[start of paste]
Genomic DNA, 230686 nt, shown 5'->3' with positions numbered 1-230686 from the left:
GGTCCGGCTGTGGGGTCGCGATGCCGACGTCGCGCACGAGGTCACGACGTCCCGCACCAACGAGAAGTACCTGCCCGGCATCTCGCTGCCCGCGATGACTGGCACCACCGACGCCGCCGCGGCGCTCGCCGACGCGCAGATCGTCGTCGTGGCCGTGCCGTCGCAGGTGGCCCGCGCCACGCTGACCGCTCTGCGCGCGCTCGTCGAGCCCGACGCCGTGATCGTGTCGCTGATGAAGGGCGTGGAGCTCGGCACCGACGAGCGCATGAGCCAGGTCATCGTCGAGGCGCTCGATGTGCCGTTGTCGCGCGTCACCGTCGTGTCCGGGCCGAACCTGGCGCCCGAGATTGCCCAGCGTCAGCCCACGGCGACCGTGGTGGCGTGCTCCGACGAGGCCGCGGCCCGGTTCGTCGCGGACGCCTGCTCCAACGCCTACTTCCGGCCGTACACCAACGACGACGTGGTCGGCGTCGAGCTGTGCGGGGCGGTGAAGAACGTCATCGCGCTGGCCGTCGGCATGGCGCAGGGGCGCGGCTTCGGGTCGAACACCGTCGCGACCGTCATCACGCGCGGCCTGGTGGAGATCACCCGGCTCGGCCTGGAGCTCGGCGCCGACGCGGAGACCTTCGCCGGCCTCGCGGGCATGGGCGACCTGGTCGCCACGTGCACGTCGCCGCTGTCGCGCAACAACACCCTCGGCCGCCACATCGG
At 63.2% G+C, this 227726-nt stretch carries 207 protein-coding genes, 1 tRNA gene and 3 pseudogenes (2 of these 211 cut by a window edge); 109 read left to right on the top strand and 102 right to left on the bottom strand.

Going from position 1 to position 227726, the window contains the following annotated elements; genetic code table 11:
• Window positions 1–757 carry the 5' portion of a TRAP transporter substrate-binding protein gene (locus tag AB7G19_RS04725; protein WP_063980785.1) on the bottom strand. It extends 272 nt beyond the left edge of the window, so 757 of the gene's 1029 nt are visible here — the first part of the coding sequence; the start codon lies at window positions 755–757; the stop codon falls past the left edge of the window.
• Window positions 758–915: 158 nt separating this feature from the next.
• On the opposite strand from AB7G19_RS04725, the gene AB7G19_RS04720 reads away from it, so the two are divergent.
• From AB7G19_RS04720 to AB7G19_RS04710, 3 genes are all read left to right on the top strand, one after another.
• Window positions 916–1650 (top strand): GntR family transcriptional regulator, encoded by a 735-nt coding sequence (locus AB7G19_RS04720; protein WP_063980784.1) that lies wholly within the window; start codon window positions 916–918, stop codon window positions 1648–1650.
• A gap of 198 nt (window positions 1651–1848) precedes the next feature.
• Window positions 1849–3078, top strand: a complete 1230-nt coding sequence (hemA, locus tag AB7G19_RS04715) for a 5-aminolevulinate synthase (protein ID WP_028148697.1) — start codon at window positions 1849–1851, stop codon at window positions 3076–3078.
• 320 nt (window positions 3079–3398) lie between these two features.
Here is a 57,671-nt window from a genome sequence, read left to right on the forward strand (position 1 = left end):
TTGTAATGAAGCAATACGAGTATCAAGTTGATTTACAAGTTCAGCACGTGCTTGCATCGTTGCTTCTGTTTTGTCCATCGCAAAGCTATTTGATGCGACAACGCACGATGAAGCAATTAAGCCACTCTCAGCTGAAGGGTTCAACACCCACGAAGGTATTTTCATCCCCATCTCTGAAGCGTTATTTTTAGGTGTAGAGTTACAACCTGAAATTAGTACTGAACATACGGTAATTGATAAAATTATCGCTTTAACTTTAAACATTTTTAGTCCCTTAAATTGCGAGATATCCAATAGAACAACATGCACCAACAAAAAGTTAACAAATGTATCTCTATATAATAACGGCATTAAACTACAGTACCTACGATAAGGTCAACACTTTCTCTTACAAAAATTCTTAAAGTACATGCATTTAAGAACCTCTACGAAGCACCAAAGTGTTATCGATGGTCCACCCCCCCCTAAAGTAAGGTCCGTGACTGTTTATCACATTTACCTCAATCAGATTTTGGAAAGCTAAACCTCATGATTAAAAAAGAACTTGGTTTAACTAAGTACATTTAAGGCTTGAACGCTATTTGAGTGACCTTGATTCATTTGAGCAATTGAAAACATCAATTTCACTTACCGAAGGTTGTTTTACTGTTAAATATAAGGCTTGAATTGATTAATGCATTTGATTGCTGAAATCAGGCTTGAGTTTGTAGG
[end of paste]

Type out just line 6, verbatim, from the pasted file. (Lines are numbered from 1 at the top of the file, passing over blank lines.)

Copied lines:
• Window positions 758–915: 158 nt separating this feature from the next.